If genetics played a larger role, anxiety disorders would presumably occur in children of both sexes at the same rate regardless of whether the mother or father was the parent passing down the anxiety condition.

If kids were developing anxiety disorders because they were modeling themselves on and learning from a same-sex parent, a distinct pattern of transmission from mother to daughter and father to son would be expected.

The latter is what the researchers found – at least to an extent. 

In the study, the kids who had a same-sex parent with an anxiety disorder had almost three times the chance of developing the same condition compared with their peers. (To our knowledge, the study did not include transgender children or adults.)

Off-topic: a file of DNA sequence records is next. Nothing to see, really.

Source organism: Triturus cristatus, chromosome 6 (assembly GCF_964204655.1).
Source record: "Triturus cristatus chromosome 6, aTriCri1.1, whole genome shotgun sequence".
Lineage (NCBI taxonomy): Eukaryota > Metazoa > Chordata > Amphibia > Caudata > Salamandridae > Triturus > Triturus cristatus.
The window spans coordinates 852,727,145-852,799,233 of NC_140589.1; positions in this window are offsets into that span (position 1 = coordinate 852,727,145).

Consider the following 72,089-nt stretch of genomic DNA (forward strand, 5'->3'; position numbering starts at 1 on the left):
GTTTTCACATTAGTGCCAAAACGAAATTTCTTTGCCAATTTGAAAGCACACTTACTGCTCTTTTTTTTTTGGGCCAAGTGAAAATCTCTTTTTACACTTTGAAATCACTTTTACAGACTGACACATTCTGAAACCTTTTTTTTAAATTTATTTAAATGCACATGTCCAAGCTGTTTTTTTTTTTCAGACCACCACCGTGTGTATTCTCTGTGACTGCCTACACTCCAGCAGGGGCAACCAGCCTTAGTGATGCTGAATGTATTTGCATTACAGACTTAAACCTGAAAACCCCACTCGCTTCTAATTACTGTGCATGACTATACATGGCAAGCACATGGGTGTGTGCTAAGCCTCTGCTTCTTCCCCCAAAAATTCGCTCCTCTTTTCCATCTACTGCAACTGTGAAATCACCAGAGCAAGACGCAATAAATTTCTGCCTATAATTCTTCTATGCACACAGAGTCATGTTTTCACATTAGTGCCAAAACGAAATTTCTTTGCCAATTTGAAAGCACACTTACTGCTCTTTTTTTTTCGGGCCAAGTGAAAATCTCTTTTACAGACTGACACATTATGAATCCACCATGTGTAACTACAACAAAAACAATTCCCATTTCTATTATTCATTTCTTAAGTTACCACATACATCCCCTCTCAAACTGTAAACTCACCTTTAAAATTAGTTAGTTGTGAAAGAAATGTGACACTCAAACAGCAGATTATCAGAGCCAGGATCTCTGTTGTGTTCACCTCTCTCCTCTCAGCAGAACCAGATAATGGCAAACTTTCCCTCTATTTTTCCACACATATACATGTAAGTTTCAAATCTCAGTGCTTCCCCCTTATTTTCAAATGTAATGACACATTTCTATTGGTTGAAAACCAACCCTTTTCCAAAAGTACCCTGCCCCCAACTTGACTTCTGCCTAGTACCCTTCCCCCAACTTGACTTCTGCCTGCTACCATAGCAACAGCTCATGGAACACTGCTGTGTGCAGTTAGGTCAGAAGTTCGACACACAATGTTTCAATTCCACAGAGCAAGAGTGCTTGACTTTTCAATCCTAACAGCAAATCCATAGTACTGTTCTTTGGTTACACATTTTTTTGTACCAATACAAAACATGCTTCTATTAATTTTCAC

A mother’s anxiety disorder (but not a father’s) increased their daughter’s risk of being diagnosed with an anxiety condition in the study.

Previous studies have demonstrated that anxiety can be a learned behavior that children pick up from their parents.

For example, an experiment where parents were randomly instructed to either act anxiously or calmly while a child prepared for a spelling test, showed that kids mirrored that attitude and developed anxious cognitions and avoidance behaviors. 

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The good news is that because anxious behavior is learned, we can learn healthy ways of coping with adversity, uncertainty, and risk. So, those with anxiety disorder can overcome it and live healthy and satisfying lives despite starting out anxious.